There had been several attempts at establishing an alternative economy on state level, which was demonstrated in socialist experiences in a number of Arab countries such as Nasser’s Egypt, the Baath Party in Syria and Iraq, the National Liberation Front in Algeria, and the People’s Democratic Republic of Yemen[2] . The latter was a socialist regime presided over by a Marxist party that became part of the Eastern Bloc and nationalized all sectors including small stores and fishermen’s boats. In addition to the one recognized party, there were local popular councils and popular militias in addition to the state army.  Despite how promising such experiences were, they were doomed with failure for a number of reasons, on top of which was their inability to evaluate the international situation and to estimate how possible it is to break away from dominant powers.

In Tunisia and other Arab countries, there is an assumption that replacing the current political class is alone capable of effecting the required change. However, this is not realistic in the light of the subordination of Arab countries to external powers that go beyond the ruling classes in addition to the traditional capitalist division of the world into center and peripheries and how the center is constantly persistent in undermining any development attempts in the peripheries. That is why it is impossible to seek an alternative without dissociating the center from the peripheries and breaking this arrangement that made Arab countries, maybe with the relative exception of Egypt, lacking in the main conditions required for development and independence.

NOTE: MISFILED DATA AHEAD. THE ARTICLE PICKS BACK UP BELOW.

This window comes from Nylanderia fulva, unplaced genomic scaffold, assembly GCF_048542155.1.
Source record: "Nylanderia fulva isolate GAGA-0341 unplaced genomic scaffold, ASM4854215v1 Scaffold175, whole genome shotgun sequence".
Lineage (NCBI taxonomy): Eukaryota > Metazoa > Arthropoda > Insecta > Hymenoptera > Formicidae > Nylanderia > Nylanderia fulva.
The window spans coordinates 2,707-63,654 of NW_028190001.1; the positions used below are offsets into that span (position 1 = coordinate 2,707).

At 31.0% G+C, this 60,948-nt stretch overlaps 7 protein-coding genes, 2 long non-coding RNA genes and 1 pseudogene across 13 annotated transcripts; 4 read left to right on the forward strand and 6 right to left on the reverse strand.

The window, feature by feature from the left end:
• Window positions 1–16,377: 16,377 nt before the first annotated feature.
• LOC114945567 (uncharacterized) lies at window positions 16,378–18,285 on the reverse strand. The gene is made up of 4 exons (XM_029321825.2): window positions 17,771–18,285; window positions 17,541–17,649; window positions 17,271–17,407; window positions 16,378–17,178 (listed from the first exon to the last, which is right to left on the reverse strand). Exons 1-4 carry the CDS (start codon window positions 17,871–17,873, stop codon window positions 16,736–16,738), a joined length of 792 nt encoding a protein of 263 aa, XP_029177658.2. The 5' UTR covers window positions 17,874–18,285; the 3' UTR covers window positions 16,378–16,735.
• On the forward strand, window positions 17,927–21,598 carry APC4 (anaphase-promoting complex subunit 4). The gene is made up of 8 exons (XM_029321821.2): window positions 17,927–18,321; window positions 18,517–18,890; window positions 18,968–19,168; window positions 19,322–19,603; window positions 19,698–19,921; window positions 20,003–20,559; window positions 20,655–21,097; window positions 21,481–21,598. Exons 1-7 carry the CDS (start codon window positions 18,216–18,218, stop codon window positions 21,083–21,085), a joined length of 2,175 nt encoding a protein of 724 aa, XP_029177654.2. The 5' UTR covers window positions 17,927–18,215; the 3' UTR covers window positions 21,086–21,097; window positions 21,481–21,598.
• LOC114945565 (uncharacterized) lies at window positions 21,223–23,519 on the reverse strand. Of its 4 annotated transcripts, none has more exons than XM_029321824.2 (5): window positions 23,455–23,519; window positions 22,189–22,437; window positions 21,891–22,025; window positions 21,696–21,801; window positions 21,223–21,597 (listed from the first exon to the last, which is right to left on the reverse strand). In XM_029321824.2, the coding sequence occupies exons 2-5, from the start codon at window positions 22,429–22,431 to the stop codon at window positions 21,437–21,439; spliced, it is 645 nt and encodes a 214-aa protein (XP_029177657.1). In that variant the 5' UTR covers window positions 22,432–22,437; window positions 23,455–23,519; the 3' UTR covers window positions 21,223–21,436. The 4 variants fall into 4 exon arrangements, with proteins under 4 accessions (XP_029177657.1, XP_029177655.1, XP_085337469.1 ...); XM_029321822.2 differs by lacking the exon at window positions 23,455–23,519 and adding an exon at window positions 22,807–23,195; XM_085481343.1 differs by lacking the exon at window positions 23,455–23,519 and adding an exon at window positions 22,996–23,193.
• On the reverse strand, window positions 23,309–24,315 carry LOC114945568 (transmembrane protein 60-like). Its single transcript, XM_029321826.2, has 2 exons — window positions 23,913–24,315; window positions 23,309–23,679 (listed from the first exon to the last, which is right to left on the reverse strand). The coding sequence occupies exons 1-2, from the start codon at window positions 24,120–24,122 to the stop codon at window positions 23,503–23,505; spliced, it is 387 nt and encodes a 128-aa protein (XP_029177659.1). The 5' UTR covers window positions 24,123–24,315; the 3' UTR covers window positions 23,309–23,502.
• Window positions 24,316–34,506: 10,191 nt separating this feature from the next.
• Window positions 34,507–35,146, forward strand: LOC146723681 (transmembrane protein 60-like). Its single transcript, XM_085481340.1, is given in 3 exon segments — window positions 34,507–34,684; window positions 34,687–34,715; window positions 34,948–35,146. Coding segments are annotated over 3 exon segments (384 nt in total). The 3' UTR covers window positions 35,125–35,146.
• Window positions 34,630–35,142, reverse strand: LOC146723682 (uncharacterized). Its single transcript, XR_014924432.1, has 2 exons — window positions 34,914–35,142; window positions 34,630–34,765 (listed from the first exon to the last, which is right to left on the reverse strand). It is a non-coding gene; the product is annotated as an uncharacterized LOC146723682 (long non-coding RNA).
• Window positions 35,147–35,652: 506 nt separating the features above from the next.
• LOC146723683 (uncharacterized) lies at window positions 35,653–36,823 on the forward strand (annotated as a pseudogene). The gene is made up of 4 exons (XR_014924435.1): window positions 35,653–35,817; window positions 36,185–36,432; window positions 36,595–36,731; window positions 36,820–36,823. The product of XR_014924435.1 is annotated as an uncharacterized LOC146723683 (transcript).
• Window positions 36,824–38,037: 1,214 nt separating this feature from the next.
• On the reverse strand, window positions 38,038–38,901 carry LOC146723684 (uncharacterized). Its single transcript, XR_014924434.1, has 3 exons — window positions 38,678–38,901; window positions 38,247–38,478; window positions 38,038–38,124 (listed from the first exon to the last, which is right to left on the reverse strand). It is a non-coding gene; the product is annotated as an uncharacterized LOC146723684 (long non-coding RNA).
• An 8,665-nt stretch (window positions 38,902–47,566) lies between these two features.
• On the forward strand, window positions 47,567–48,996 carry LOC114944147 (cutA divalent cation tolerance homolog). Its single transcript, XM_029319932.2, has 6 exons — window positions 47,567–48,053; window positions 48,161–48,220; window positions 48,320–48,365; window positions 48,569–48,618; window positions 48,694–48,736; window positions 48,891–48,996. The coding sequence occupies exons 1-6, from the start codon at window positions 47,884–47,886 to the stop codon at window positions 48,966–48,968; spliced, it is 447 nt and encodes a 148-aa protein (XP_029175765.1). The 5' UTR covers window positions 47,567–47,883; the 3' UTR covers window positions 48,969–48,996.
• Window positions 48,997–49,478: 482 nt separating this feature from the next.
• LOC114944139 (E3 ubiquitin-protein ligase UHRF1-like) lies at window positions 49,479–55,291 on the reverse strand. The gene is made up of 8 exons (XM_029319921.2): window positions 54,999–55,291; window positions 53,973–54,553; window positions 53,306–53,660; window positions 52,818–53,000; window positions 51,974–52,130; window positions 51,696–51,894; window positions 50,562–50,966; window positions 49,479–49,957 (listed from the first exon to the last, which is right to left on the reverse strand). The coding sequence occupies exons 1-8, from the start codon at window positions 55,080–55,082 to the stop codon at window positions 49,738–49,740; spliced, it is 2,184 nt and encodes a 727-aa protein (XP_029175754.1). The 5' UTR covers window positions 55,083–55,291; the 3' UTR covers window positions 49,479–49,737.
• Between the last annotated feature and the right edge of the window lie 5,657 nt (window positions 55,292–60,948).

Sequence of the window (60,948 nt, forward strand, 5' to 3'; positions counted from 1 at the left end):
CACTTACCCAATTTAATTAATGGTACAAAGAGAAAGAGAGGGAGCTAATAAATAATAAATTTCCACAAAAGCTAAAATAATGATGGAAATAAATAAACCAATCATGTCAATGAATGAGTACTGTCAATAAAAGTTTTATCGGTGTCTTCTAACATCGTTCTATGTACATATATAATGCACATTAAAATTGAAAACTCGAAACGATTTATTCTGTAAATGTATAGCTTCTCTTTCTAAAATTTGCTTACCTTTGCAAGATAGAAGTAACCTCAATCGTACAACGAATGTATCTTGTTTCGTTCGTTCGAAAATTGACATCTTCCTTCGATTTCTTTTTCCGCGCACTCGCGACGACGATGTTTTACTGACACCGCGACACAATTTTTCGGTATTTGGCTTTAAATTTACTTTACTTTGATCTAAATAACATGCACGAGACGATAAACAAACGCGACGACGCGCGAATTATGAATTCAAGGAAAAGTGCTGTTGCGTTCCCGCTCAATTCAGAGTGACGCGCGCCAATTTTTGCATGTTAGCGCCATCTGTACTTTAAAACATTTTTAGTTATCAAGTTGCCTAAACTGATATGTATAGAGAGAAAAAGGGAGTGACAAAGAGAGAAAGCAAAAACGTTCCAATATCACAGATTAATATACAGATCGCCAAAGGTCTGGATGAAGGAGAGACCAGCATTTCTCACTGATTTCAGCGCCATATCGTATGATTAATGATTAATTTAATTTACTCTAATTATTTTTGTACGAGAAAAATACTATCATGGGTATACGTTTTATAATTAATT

This lack of independence makes Arab countries incapable of making their own political and economic decisions. This is especially the case with the restrictions imposed by international financial institutions such as the World Bank and the International Monetary Fund and which mainly serve the interests of capitalist centers and consolidate an economic and structural subordination that is supported by local capitalist elites.

The issue of development and alternative economy is linked to sovereignty since it is not possible to achieve real development without eliminating subordination to more developed powers and establishing balanced economic relations. This necessitates severing ties with the neoliberal system that is founded on market economy and gives precedence to the private sector. Sustainable development also requires the existence of a real democracy and popular participation so that the goals of development plans prioritize the interests of the people[3].